In Hisquierdo (dealing with retirement benefits payable under the Railroad Retirement Act, 45 U.S.C.A. §§ 231, et seq.) and in McCarty (dealing with military retirement benefits), the Supreme Court embarked upon an analysis of congressional policy starting with the anti-alienation statute in Hisquierdo and the "anti-anticipation" statute in McCarty. In both cases, a majority of the United States Supreme Court found that state interference (through its community property laws) with the ascertained congressional policy that benefits under both plans were to be a "personal entitlement" ( McCarty, 453 U.S. at 227, 101 S.Ct. at 2738) that will "actually reach the beneficiary" ( Hisquierdo, 439 U.S. at 584, 99 S.Ct. at 809-10) was prohibited under the federal supremacy clause. While it is unclear exactly how this "policy" was ascertained (in Hisquierdo it clearly stemmed from an anti-anticipation statute, which was not present in McCarty) the basic premise appears to be that:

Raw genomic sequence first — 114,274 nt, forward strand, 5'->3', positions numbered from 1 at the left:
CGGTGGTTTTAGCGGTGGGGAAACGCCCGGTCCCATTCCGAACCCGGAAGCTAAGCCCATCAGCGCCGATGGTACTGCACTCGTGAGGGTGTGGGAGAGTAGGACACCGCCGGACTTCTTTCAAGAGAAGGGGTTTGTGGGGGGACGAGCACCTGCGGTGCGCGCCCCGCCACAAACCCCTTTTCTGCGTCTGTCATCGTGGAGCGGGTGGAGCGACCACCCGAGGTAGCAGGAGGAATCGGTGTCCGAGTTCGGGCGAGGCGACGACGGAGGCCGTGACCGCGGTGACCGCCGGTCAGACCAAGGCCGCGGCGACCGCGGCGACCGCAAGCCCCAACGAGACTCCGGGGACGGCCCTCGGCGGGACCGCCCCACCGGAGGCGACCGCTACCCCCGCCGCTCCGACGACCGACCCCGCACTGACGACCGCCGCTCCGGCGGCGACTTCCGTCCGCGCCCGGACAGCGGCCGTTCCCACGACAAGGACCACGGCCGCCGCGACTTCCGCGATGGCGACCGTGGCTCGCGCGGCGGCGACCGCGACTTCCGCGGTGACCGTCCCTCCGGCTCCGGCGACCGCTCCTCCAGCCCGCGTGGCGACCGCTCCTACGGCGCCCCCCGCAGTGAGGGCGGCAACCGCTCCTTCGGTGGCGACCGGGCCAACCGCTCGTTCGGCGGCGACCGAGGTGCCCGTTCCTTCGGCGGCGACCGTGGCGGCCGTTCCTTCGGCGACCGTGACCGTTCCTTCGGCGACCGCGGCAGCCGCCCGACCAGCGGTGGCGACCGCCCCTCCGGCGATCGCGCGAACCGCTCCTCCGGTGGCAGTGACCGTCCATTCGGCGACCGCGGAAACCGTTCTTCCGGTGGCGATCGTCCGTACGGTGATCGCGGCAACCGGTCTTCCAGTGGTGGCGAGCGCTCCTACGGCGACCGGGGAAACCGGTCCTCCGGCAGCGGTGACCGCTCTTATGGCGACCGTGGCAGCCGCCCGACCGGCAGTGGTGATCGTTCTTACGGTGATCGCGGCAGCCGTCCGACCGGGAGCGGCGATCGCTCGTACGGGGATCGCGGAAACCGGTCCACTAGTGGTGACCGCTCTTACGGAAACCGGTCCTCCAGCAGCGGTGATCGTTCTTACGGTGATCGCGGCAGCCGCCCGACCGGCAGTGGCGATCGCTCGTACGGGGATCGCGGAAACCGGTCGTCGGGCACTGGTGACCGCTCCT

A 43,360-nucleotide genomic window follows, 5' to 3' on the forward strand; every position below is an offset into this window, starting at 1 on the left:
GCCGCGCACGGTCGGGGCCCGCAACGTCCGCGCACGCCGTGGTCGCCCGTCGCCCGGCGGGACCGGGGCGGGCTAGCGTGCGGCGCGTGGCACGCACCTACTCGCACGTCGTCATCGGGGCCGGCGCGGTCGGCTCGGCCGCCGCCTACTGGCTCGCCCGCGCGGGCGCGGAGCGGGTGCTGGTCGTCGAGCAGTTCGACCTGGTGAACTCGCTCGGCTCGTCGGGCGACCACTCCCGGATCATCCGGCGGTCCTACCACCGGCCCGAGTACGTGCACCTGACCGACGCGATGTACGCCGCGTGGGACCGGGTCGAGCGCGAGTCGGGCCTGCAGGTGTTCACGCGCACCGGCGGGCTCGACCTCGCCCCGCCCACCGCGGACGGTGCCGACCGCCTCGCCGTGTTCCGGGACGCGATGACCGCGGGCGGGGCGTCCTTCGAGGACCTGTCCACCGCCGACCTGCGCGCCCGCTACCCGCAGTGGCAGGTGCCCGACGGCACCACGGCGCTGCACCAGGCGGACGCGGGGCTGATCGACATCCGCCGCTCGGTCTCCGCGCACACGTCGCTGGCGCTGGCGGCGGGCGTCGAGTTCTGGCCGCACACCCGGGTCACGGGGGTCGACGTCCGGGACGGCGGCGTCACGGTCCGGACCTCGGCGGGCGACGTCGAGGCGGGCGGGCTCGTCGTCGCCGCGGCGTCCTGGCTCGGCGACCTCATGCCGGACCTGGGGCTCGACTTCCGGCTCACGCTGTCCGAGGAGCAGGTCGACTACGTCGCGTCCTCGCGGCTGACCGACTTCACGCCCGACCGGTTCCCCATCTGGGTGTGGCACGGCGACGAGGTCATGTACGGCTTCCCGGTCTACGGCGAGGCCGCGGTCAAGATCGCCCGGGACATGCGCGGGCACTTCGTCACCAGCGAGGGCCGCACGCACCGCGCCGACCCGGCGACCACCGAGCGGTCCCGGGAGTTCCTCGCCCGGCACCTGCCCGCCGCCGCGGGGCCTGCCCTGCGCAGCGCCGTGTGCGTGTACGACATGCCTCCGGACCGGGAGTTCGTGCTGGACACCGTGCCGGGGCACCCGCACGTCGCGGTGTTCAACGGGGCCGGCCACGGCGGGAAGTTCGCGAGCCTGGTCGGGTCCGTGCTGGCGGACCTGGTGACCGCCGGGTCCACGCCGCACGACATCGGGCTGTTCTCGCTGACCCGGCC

Congress has fixed an amount thought appropriate to support an employee's old age and to encourage the employee to retire. Any automatic diminution of that amount frustrates the congressional objective. By reducing benefits received, it discourages the divorced employee from retiring. And it provides the employee with an incentive to keep working, because the former spouse has no community property claim to salary earned after the marital community is dissolved.
Hisquierdo, 439 U.S. at 585, 99 S.Ct. at 810.


Congress has enacted a military retirement system designed to accomplish two major goals: to provide for the retired service member, and to meet the personnel management needs of the active military forces. The community property division of retired pay has the potential to frustrate each of these objectives.
McCarty, 453 U.S. at 232-233, 101 S.Ct. at 2740-41.

* * * * * *